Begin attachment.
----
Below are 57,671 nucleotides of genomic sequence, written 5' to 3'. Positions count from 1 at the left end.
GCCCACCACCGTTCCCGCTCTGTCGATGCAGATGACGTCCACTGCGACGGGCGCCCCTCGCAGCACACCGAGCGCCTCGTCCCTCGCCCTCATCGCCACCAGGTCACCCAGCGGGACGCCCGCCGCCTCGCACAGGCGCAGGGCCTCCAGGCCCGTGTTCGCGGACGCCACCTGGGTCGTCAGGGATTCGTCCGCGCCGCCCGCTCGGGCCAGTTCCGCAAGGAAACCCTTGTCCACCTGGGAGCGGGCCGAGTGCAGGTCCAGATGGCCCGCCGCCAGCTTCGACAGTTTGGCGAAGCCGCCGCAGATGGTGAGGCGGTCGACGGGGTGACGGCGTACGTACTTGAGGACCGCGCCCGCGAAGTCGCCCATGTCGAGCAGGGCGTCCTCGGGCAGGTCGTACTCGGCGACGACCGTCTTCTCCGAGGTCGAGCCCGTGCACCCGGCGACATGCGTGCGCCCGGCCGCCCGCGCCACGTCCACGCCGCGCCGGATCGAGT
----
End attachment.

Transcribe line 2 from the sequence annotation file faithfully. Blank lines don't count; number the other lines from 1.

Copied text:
GCCCACCACCGTTCCCGCTCTGTCGATGCAGATGACGTCCACTGCGACGGGCGCCCCTCGCAGCACACCGAGCGCCTCGTCCCTCGCCCTCATCGCCACCAGGTCACCCAGCGGGACGCCCGCCGCCTCGCACAGGCGCAGGGCCTCCAGGCCCGTGTTCGCGGACGCCACCTGGGTCGTCAGGGATTCGTCCGCGCCGCCCGCTCGGGCCAGTTCCGCAAGGAAACCCTTGTCCACCTGGGAGCGGGCCGAGTGCAGGTCCAGATGGCCCGCCGCCAGCTTCGACAGTTTGGCGAAGCCGCCGCAGATGGTGAGGCGGTCGACGGGGTGACGGCGTACGTACTTGAGGACCGCGCCCGCGAAGTCGCCCATGTCGAGCAGGGCGTCCTCGGGCAGGTCGTACTCGGCGACGACCGTCTTCTCCGAGGTCGAGCCCGTGCACCCGGCGACATGCGTGCGCCCGGCCGCCCGCGCCACGTCCACGCCGCGCCGGATCGAGT